Aleksandr Solzhenitsyn (11 December 1918—2008 August 3) was a prolific author, primarily of fiction, whose account of suppression, corruption, and evil in the USSR’s prison system—the Gulag, through which uncountable millions were moved over the decades—exposed the deep rot at the core of socialist thinking. Here we present an excerpt from the first of three volumes, in which text Solzhenitsyn expresses how so massive an evil could be accomplished; namely, through ideology.
Expedited Evil: For the Cause
It is permissible to portray evildoers in a story for children, so as to keep the picture simple. But when the greater world literature of the past—Shakespeare, Schiller, Dickens—inflates and inflates images of evildoers of the blackest shades, it seems somewhat farcical and clumsy to our contemporary perception. The trouble lies in the way these classic evildoers are pictured. They recognize themselves as evildoers, and they know their souls are black. And they reason: “I cannot live unless I do evil. So I’ll set my father against my brother! I’ll drink the victim’s sufferings until I’m drunk with them!” Iago very precisely identifies his purposes and his motives as being black and born of hate.
But no; that’s not the way it is! To do evil a human being must first of all believe what he’s doing is good, or else that it’s a well-considered act in conformity with natural law. Fortunately, it is in the nature of the human being to seek a justification for his actions.
Macbeth’s self-justifications were feeble—and his conscience devoured him. Yes, even Iago was a little lamb too. The imagination and the spiritual strength of Shakespeare’s evildoers stopped short ad a dozen corpses. Because they had no ideology.
Ideology—that is what gives evildoing its long-sought justification and gives the evildoer the necessary steadfastness and determination. That is the social theory which helps to make his acts seem good instead of bad in his own and others’ eyes, so that he won’t hear reproaches and curses but will receive praise and honors. That was how the agents of the Inquisition fortified their wills: by invoking Christianity; the conquerors of foreign lands, by extolling the grandeur of their Motherland; the colonizers, by civilization; the Nazis, by race; and the Jacobins (early and late), by equality, brotherhood, and the happiness of future generations.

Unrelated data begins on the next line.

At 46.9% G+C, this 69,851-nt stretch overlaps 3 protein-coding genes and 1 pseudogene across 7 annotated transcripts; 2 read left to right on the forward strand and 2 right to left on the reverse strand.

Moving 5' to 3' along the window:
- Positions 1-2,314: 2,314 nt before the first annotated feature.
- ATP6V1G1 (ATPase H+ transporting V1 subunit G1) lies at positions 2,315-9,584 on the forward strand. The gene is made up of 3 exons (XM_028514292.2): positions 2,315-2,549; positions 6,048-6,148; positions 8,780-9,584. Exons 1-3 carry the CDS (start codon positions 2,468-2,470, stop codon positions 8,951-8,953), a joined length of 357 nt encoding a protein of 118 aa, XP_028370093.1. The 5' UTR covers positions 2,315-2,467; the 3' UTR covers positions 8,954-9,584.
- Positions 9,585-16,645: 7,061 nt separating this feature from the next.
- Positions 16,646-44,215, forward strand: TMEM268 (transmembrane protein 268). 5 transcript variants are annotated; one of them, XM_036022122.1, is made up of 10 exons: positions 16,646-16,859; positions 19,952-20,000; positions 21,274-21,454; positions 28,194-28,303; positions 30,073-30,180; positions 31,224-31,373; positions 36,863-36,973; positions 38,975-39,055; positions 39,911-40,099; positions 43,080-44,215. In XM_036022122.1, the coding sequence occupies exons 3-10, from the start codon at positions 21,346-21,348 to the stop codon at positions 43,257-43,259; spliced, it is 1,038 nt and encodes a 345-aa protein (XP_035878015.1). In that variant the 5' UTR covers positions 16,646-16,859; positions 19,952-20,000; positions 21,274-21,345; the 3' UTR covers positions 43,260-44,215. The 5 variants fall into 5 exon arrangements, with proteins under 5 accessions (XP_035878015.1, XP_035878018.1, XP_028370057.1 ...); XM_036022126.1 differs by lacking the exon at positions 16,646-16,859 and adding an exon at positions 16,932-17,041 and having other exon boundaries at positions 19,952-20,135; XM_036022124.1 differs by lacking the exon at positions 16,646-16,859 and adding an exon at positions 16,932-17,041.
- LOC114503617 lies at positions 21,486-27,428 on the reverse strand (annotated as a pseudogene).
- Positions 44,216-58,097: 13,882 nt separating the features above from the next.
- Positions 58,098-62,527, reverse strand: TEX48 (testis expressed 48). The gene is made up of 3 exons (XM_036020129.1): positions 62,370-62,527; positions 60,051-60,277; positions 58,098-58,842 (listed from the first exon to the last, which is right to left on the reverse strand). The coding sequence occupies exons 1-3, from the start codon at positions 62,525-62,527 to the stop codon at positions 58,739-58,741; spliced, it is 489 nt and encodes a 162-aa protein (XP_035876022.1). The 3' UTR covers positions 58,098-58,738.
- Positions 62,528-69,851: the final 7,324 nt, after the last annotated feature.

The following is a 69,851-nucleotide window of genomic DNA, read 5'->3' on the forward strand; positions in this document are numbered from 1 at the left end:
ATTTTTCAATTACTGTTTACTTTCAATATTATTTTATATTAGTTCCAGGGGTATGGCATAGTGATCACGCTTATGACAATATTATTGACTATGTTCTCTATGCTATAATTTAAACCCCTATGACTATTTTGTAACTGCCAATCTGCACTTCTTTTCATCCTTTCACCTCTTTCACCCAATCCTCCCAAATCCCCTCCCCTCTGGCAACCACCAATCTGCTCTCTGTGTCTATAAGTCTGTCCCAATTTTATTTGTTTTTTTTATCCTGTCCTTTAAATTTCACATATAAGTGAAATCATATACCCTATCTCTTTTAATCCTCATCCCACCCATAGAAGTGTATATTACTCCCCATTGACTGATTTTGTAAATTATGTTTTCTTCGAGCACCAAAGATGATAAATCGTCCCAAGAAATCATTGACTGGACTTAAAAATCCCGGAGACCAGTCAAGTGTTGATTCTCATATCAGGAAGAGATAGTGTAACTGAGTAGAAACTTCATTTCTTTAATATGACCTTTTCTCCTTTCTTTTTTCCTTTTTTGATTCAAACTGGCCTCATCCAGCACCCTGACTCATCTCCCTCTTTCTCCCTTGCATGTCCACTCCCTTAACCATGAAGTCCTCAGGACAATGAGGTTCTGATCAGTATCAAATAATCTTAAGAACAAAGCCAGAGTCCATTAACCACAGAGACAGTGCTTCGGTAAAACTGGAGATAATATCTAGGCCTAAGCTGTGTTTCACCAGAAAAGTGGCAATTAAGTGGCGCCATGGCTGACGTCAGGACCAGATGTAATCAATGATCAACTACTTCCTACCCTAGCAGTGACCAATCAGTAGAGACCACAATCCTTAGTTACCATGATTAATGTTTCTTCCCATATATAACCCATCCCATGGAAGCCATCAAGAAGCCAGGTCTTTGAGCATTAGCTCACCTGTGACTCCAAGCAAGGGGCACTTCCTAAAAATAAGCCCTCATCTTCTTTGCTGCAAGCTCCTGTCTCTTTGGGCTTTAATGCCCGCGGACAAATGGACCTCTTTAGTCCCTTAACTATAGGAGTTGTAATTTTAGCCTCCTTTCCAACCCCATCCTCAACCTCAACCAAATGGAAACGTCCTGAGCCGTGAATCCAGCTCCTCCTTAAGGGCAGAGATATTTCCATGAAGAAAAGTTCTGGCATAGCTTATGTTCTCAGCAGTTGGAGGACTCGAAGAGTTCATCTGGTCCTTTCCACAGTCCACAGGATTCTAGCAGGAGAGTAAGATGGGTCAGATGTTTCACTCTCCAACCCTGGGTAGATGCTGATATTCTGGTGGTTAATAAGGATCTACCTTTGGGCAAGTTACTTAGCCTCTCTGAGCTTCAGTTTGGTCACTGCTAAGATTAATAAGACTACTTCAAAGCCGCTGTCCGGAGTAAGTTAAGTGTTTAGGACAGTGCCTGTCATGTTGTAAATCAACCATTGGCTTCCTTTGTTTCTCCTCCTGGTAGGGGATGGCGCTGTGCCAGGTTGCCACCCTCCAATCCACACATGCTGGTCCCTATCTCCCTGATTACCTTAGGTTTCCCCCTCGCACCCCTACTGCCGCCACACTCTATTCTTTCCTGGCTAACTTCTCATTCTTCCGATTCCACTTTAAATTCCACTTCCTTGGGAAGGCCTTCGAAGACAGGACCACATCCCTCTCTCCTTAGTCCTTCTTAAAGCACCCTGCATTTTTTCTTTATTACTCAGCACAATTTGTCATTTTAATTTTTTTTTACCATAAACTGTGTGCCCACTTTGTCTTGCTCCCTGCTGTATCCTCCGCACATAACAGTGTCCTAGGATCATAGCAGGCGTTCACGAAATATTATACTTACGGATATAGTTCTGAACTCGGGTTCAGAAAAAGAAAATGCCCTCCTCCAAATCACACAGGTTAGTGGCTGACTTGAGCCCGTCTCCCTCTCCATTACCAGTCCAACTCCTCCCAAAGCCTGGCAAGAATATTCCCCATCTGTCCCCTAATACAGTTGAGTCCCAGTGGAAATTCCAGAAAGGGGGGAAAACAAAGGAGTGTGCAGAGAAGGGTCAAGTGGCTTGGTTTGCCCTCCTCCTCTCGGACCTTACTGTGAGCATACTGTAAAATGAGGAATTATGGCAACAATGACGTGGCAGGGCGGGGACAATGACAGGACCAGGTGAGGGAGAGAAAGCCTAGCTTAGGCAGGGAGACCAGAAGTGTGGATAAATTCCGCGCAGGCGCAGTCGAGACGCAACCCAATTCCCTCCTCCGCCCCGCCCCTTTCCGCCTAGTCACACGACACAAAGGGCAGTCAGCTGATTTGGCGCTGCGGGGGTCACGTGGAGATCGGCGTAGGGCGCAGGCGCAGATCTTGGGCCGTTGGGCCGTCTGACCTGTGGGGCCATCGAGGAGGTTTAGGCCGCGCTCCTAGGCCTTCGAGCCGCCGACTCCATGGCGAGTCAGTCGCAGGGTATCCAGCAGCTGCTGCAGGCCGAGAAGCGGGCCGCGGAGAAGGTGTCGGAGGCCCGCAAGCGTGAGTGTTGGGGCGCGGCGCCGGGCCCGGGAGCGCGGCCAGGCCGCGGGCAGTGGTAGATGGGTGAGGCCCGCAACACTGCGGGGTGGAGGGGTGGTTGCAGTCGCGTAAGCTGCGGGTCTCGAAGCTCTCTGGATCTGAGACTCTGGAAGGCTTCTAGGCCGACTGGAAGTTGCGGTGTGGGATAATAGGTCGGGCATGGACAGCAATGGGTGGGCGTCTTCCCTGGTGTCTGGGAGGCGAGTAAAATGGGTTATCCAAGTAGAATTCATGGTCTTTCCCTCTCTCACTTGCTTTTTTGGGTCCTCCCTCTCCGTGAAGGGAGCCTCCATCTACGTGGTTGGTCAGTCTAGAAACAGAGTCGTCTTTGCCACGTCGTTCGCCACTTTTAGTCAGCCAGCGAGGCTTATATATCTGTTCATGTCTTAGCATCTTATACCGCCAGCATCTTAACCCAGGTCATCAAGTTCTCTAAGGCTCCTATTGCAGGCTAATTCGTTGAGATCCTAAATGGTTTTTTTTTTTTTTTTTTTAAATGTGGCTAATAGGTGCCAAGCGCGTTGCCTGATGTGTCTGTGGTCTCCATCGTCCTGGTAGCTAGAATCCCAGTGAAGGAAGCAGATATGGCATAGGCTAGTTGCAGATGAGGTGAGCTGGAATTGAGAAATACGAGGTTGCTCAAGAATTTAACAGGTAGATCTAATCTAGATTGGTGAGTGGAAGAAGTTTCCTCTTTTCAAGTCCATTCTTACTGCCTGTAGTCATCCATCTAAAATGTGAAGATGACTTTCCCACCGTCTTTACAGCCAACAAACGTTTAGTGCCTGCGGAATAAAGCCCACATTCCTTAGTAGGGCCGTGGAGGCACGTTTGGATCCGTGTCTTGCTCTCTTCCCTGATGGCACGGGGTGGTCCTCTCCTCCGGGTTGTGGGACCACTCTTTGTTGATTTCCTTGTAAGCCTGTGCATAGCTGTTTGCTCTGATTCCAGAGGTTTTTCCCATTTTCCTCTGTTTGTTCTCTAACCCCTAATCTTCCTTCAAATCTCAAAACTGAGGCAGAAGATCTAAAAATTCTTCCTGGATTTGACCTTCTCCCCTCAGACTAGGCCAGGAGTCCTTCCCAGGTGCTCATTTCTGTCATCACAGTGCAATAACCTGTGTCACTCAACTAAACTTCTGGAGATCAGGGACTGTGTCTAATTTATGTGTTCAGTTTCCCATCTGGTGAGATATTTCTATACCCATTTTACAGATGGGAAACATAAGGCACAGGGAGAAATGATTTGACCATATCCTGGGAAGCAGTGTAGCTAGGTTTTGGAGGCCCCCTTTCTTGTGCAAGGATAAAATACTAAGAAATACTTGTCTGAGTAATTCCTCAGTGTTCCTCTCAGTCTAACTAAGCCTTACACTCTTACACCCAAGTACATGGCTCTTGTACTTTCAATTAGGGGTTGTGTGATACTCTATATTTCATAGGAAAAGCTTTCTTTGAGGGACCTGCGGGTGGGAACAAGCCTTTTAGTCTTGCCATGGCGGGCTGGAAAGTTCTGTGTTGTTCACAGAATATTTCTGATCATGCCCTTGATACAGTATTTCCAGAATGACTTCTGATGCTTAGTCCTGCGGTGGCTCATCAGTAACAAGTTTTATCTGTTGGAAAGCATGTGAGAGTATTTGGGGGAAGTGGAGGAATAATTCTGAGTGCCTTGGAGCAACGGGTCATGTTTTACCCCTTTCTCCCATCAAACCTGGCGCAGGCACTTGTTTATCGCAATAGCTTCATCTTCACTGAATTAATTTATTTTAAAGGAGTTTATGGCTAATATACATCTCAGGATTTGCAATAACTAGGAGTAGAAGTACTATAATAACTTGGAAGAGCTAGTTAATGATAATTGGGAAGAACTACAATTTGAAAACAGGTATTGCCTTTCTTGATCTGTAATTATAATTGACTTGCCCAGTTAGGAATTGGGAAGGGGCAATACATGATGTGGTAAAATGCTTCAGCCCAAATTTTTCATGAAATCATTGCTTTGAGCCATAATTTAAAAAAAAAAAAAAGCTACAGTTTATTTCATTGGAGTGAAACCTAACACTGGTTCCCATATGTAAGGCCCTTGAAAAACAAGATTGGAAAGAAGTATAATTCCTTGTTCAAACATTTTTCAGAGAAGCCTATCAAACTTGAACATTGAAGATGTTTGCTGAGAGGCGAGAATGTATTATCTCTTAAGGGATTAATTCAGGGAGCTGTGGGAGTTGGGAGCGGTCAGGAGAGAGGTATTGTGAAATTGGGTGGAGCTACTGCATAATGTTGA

Thanks to ideology, the twentieth century was fated to experience evildoing on a scale calculated in the millions. This cannot be denied, nor passed over, nor suppressed. How, then, do we dare insist that evildoers do not exist? And who was it that destroyed these millions? Without evildoers there would have been no Archipelago.
There was a rumor going the rounds between 1918 and 1920 that the [Petrograd and Odessa Cheka, the secret police organization which preceded the KGB—among others] did not shoot all those condemned to death but fed some of them alive to the animals in the city zoos. I do not know whether this is truth or calumny, or if there were any such cases, how many there were… How else could they get food for the zoos in those famine years? Take it away from the working class? Those enemies were going to die anyway, so why couldn’t their deaths support the zoo economy of the Republic and thereby assist our march into the future? Wasn’t it expedient?
That is the precise line the Shakespearean evildoer could not cross. But the evildoer with ideology does cross it, and his eyes remain dry and clear.
Aleksandr Solzhenitsyn, i.1958–68: The Gulag Archipelago, 173-74.
A Brief Commentary on Ideology and Justification
Though we stand fifty years removed from the first publication of Solzhenitsyn’s Gulag Archipelago, it seems the lessons have not yet been learned. Indeed, if anything, we seem even more ignorant. Human beings seek justification for their actions. This universal truth applies no less to evil actions. If anything, the evil action stands more obviously in want of justification. But an ideology—the more its doctrine abstracts from life, the better—can give justification to any act. Marxism and its derivatives, with their grand and sweeping historical narratives, sweep high above the facticity of real living. Believing in a system based upon such thinking, therefore, makes one especially prone to justifying unjustifiable acts.
This paradox—justifying the unjustifiable—requires a peculiar habit of mind. I will not dwell on this habit here (though it was discussed in this seminar). Suffice it only to say that appeal to vague or nebulously-defined causes as justification for any action merits suspicion of the actor. Such appeal demonstrates a readiness to do evil. I do not mean that evil follows inevitably. Indeed, the cause may even be a worthwhile one, only poorly understood. Nevertheless, we should be on the lookout for patterns of such appeal.
In short, the possession of an ideology—any belief in what ought to be irrespective of understanding what is—allows malefactors to perform the worst actions and yet maintain untroubled consciences. Look around at the world today, and ask: are we free of ideologies, today?